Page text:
Thursday, March 27, 2008

"Open" Foundation Overload

With the creation of the OpenSocial Foundation, the DataPortability Group (they'll need a Foundation soon), the Information Card Foundation and of course the now established OpenID Foundation... I'm getting "foundationed" out.

I wonder if the community couldn't do something closer to OASIS and have one over arching Foundation with sub-groups working in each of these important areas. The IPR could be consistent for all the groups, but each group would have it's own "board of directors" and control the results of specifications and other efforts.

All the different focuses are important, and new areas will arise as the identity layer grows across the internet. However, convincing "management" to join multiple different organizations is a deterrent to participation.


Anonymous said...

This is a good point and the list is longer than the one you gave. With respect to "identity", the Liberty Alliance and Concordia should also be included.

The proliferation of groups seems to have become part of the (un)natural rhythm of our industry. If you can't get what you want in one group, form another.

Of course much depends on what "you want". If you are looking for consensus and baseline agreement on an area of technology that will benefit both your company and the community as a whole, then the proliferation of groups is counterproductive. If you are hoping to delay and obfuscate, to confuse and conflict, to do it only "my way", then proliferation can be your ally.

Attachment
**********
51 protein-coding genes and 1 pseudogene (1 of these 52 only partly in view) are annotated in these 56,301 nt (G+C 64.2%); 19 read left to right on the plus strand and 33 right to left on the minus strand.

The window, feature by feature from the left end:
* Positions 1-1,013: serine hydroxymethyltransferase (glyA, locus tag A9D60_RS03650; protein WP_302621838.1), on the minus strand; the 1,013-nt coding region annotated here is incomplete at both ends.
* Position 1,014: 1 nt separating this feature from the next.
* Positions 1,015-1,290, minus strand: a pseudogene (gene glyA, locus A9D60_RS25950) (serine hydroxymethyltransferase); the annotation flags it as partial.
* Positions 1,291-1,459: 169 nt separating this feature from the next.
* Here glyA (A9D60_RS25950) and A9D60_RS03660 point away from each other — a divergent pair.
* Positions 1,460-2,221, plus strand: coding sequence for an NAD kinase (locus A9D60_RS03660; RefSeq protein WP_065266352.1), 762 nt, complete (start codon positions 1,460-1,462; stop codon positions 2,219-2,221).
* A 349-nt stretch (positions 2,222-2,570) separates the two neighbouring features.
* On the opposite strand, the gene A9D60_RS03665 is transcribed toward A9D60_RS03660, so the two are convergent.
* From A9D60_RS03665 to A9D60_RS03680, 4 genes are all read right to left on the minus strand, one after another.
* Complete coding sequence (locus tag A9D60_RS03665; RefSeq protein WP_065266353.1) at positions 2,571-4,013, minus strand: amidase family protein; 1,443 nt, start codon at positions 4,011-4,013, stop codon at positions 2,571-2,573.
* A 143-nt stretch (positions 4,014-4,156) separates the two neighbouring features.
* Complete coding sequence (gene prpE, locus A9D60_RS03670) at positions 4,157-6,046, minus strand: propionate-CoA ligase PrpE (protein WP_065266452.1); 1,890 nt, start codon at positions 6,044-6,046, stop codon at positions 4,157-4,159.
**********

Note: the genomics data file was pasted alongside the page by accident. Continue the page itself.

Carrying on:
I don't mean to imply that those are the reasons why any of these specific groups has been created. However, having many different groups addressing related but potentially conflicting agendas does open the door of opportunity for delay, obfuscation, confusion, and maybe even conflict. Concordia is an example of a group that has attempted to bring some harmony to the area of identity standards proliferation. It is a completely independent activity which is open to everyone. It wasn't established to become an overarching activity, but it is a place where folk from some of the "camps" do come together and share their ideas. We need more of that.

I agree with you that convincing "management" to continue to fund and support membership and participation in multiple overlapping organizations has (and will continue to) become increasingly difficult. We need to find a way to coordinate/converge (if not merge) these activities so that we form a true community consensus around the pressing issues that each is trying to address.

I hope your comments will be a catalyst to making this happen.

....roger martin

James McGovern said...

They should have considered making this part of OWASP...